Countries are on track to miss the Sustainable Development Goals (SDGs) relating to environmental protection, two UN entities warn in new report issued on Saturday to coincide with the International Day for Biological Diversity.
Despite making progress in areas such as clean water, sanitation, clean energy and forest management, the world is still living unsustainably and biodiversity loss and climate change have continued to deteriorate.
“We have still not embraced the rate of change necessary to come in line with the 2030 Agenda”, said Elizabeth Maruma Mrema, Executive Secretary of the Convention on Biological Diversity, which produced the study together with the UN Environment Programme (UNEP).
“The report makes it clear that we are falling short, and, in some cases, actually receding. The world cannot sustain our rate of use and abuse forever, and it is imperative that we accept the changes in lifestyles and livelihoods necessary to achieve the 2030 goals.”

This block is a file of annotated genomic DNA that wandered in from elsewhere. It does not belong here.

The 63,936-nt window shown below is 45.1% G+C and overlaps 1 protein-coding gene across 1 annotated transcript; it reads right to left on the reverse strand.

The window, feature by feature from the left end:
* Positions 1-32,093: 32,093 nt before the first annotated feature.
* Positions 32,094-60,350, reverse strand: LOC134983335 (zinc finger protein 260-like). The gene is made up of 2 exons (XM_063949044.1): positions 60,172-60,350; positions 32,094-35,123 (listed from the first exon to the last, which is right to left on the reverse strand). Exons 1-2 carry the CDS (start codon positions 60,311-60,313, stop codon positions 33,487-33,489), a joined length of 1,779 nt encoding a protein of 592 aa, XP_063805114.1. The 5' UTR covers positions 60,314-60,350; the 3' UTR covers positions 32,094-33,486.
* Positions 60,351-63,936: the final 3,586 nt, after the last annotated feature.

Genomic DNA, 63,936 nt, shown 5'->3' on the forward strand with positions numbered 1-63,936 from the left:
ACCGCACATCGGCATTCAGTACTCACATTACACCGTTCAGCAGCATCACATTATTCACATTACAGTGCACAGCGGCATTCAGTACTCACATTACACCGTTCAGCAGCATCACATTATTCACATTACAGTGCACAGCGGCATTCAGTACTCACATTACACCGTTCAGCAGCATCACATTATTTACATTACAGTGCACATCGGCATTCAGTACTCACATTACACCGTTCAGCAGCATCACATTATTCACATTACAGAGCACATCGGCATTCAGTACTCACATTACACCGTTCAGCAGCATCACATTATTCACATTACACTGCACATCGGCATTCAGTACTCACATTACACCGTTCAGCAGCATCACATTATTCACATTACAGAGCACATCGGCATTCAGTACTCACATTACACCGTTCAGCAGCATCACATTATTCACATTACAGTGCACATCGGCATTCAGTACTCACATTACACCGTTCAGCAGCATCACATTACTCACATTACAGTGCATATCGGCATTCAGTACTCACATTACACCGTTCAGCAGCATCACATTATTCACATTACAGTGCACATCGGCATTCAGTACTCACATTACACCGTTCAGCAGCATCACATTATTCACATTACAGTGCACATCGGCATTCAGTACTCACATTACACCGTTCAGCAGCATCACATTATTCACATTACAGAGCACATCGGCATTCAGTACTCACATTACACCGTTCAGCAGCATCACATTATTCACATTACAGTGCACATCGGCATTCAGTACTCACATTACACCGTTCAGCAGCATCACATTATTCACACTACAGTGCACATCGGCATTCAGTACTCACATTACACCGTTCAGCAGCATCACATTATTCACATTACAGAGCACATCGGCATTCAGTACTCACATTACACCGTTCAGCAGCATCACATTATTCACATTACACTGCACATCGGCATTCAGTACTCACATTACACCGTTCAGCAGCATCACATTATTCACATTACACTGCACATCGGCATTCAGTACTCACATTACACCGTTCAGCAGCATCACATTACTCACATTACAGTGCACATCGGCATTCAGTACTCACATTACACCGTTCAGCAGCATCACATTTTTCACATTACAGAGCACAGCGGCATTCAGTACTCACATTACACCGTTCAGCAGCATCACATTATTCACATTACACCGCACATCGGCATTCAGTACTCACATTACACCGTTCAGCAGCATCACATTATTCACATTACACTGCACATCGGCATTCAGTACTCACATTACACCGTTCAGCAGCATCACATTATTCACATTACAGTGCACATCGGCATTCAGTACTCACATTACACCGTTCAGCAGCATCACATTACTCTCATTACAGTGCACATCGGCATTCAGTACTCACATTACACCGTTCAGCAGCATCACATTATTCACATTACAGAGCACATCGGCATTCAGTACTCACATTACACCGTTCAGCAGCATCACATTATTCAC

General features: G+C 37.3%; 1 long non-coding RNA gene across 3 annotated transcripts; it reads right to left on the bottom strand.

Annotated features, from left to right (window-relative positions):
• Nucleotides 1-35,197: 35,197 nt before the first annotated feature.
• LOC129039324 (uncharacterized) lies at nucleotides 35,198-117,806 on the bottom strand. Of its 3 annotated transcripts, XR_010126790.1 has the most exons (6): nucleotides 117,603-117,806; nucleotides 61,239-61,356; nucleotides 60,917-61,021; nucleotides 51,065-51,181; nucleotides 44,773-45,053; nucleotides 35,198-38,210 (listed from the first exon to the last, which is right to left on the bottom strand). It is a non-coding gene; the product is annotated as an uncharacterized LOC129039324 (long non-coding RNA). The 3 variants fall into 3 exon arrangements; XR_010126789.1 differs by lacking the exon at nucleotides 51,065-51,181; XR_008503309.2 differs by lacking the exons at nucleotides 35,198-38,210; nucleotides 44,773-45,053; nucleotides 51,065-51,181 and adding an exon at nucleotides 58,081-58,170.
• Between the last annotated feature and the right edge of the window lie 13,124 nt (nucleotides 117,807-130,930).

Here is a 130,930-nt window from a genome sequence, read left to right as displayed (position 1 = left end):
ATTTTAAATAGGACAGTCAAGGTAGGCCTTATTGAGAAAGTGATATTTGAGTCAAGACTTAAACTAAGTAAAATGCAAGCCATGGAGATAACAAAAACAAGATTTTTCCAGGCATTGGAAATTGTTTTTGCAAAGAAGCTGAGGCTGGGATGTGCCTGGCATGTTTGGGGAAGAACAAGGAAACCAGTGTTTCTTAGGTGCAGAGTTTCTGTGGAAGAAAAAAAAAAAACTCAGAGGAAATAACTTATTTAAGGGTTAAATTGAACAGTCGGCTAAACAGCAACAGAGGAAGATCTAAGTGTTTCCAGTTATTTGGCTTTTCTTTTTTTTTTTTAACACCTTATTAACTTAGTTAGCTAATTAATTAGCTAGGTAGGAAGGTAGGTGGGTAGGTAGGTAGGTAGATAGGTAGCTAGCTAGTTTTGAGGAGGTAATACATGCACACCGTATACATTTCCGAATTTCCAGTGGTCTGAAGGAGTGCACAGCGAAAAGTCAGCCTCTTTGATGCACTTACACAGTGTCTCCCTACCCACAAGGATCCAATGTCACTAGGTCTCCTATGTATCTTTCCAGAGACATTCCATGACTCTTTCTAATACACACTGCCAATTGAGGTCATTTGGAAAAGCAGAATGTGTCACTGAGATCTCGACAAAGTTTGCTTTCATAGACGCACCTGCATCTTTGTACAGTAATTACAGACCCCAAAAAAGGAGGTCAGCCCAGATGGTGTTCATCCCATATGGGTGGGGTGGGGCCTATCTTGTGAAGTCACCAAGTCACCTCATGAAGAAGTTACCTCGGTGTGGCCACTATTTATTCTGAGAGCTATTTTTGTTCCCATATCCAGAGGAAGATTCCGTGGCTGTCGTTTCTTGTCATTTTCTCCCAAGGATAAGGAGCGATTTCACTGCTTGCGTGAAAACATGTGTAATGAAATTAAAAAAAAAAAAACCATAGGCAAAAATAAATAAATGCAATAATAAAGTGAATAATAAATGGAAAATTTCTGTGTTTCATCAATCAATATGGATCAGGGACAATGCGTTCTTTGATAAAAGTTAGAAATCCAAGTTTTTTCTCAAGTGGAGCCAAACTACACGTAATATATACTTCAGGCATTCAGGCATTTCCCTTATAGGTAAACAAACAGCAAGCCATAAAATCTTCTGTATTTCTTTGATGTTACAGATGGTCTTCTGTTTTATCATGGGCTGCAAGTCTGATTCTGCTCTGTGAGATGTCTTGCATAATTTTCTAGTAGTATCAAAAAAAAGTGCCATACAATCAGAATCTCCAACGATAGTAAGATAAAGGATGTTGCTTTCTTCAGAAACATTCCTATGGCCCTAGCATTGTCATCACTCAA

The SDGS are at the heart of the 2030 Agenda for Sustainable Development, which outlines internationally agreed targets in areas such as poverty, hunger, health, climate action, clean energy and responsible consumption.
The Measuring Progress report reviews data and information about the environmental aspects of each of the 17 goals, and how countries are making headway based on assessment through respective SDG indicators.
The authors found there has been an increase in downward trends among more indicators when compared with the previous progress report published in 2019.
As the SDGs are interlinked, achieving one goal or target could contribute to realizing other goals or targets, while the pursuit of one objective may conflict with the achievement of another.